The deadline of 1 October 2014 has now passed for companies to implement the changes to the Labour Code, adopted by parliament on 27 December 2013. Now the Ministry of Labour and Social Protection of the Population is in the process of comparing the list of legal entities and employees registered with the Registry of Commercial Legal Entities of the Ministry of Taxes and other agencies through integrated electronic systems to the list of legal entities that registered the employment contracts of their employees.

The changes introduced a new approach to concluding labour contracts and the manner in which they enter into force. Before the changes were adopted, employment contracts would enter into force on the date they were signed or another date stipulated in the contract. Employers did not have to register employment contracts with government; moreover, Article 49 of the Labour Code prohibited the registration or confirmation of labour contracts with/ by government agencies. With December changes to the law, however, government imposed an obligation on employers to register the notifications regarding the concluding of employment contracts, amendments thereto as well as the termination of such contracts with the Ministry of Labour and Social Protection of the Population. The exception to this rule applies to contracts for the public sector employees and civil servants.

According to the Law on Amendments and Additions to the Labour Code, the Ministry of Labour and Social Protection of the Population had to introduce an electronic registry system for labour contracts and take measures to ensure the registration of employment contracts in the system by 1 July 2014. The Ministry, however, did not make the system available by July, thus the deadline for the registration of employment contracts was extended until 1 October 2014.

Amendments to the Code of Administrative Offences, dated 27.12.2013 envisaged financial sanctions applicable to instances where employers involved individuals in any kind of works (services) before their employment agreements (contracts) become effective, as stipulated by the legislation. Employers who are natural persons who make use of an individual's work without an employment contract in force will be subject to fines in the amount of AZN 1,000 to AZN 3,000, and the directors/executives of entities will receive a fine ranging from AZN 3,000 to AZN 5,000, and legal persons (entities) shall be subject to fines ranging from AZN 20,000 to AZN 25,000.

The Laws mentioned above are not the only legal mechanisms aimed at ending discriminatory treatment and ensuring that all citizens and foreigners employed in the country enjoy the rights provided by Labour Code and regulations. The above-mentioned wrongdoing can result in tax and/ or criminal liability in addition to being in breach of labour law. The Tax Code establishes financial sanctions for employers who create conditions for the concealment (understatement) of the income of individuals working without an employment agreement (contract) in force. Such actions (inactions) may result in fines in the amount of AZN 1,000 for each individual that works without an enforceable employment agreement. Since, as mentioned above, an employment contract, which has been signed and sealed, is not effective unless and until it is registered with government, then any employment pursuant to an agreement which has been signed and sealed but not registered is considered "working without an employment agreement (contract) in force" and subject to fines and penalties, when applicable.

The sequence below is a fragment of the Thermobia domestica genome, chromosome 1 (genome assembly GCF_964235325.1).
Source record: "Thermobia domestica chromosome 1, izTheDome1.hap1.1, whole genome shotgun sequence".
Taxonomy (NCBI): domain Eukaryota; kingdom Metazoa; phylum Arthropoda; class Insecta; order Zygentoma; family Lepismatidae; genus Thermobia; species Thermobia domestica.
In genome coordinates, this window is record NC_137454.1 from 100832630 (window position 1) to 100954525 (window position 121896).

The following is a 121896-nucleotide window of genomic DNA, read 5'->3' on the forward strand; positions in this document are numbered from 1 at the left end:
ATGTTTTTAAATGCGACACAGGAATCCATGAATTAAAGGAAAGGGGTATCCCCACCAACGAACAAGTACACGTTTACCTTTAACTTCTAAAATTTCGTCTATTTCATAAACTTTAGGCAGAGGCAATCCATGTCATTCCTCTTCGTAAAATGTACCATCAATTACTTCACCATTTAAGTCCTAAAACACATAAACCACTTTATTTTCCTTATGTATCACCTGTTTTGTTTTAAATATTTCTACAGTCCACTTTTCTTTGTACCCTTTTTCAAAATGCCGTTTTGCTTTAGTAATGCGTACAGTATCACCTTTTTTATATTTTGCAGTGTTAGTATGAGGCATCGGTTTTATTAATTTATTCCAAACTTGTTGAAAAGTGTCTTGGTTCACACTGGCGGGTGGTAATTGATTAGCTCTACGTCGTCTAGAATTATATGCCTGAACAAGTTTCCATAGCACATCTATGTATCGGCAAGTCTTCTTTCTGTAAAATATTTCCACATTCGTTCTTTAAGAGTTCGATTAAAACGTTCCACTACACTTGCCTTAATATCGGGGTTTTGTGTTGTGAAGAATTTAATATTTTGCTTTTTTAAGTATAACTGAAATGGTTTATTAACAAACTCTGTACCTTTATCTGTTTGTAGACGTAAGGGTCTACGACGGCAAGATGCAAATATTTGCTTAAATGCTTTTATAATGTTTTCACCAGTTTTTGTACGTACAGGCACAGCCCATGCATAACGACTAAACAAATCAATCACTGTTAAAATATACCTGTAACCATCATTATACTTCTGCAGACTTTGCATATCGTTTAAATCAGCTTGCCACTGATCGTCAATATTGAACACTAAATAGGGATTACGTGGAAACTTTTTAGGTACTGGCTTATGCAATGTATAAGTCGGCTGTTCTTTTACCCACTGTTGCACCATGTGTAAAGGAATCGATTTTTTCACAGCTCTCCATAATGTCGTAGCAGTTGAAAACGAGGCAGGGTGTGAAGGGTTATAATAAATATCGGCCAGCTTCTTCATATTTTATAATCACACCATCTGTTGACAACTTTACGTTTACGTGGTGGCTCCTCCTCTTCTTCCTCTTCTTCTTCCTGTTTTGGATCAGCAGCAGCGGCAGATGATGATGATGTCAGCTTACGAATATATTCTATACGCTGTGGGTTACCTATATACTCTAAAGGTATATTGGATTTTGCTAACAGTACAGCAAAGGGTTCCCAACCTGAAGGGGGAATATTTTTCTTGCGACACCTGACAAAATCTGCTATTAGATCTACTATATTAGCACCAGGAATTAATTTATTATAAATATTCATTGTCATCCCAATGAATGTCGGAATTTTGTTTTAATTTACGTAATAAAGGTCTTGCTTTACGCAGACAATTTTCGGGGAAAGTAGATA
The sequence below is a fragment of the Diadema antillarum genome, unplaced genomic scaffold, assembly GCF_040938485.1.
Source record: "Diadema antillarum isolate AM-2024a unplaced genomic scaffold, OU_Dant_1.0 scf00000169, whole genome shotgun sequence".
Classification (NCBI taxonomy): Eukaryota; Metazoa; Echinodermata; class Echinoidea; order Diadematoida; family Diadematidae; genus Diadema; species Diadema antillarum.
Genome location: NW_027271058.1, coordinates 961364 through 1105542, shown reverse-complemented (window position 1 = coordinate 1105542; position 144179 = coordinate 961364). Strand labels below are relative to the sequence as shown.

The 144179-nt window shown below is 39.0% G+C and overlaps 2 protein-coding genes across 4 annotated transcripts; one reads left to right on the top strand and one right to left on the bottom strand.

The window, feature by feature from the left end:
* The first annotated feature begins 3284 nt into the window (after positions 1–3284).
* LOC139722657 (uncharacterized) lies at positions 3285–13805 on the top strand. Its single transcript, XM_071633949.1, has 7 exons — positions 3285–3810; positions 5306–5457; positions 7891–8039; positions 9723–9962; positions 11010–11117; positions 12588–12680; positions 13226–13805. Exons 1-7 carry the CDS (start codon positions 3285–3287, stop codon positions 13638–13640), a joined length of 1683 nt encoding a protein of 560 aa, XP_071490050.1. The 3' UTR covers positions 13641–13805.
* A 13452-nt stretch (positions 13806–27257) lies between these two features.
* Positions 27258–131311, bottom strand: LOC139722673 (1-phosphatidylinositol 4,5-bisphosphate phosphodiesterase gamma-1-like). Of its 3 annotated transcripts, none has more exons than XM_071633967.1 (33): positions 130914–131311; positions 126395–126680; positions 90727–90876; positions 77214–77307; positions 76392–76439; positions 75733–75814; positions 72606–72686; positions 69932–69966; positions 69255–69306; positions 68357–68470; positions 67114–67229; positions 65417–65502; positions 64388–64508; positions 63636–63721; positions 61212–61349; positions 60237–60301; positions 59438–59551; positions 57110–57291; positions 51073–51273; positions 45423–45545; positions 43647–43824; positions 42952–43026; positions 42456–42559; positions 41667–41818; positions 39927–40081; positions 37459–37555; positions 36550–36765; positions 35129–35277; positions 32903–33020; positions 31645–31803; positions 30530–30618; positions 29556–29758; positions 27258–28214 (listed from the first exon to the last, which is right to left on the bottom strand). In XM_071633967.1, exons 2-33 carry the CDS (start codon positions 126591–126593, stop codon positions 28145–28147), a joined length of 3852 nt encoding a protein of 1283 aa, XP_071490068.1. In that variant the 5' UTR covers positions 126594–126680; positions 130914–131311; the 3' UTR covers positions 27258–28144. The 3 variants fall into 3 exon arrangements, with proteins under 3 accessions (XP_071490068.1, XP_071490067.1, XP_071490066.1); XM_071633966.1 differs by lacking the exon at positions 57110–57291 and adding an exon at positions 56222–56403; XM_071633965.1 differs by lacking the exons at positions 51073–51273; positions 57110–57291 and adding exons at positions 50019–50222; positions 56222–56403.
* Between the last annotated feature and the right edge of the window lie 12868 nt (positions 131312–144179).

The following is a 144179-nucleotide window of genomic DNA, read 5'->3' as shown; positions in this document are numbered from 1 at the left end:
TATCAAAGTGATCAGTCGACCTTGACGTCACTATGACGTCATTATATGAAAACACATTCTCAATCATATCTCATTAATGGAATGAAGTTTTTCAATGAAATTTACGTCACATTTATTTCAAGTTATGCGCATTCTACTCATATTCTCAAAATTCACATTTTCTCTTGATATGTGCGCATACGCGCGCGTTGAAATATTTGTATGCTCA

The Law on Amending the Criminal Code of the Republic of Azerbaijan regulates the criminal liability of employers for employment of 10 or more individuals without a valid employment agreement (contract). A penalty for such action can either be a fine ranging from AZN 7,000 to AZN 10,000 or imprisonment for up to three years. If the same crime has been committed repeatedly, a person may be sentenced for three to seven years of imprisonment.

The rationale behind such a change to the law was to establish governmental control over the fulfilment of employment conditions provided for by the labour legislation and labour contracts. Officials of the Ministry of Labour and Social Protection of the Population state in interviews that the purpose of creating the electronic system of registration of employment contracts is to rectify the problems in the employment sector, which pertain mainly to compensation issues and to prevent illegal employment. This electronic system serves as a guarantee of the fulfilment of employers' obligations to create equal working conditions for all employees as well as ensuring the social rights of employees.

On 2 October 2014, the Ministry of Labour and Social Protection of Population announced through its official website that more than 1,276,000 employment contracts had been registered in the Ministry's electronic information system by 1 October. According to the website, the Ministry detected that not all employment contracts had been registered and those entities that concealed the contracts or did not otherwise comply with changes to the Labour Code would be strictly punished, while employers that failed to register the contracts due to technical issues would be assisted in the completion of the registration.

Indeed, the Government let the above mentioned group of employers complete the registration by 10 October. No further extension of the deadlines is expected.

Originally published in Expert guide: Discrimination Law & Equality 2014 - Corporate LiveWire – November 2014

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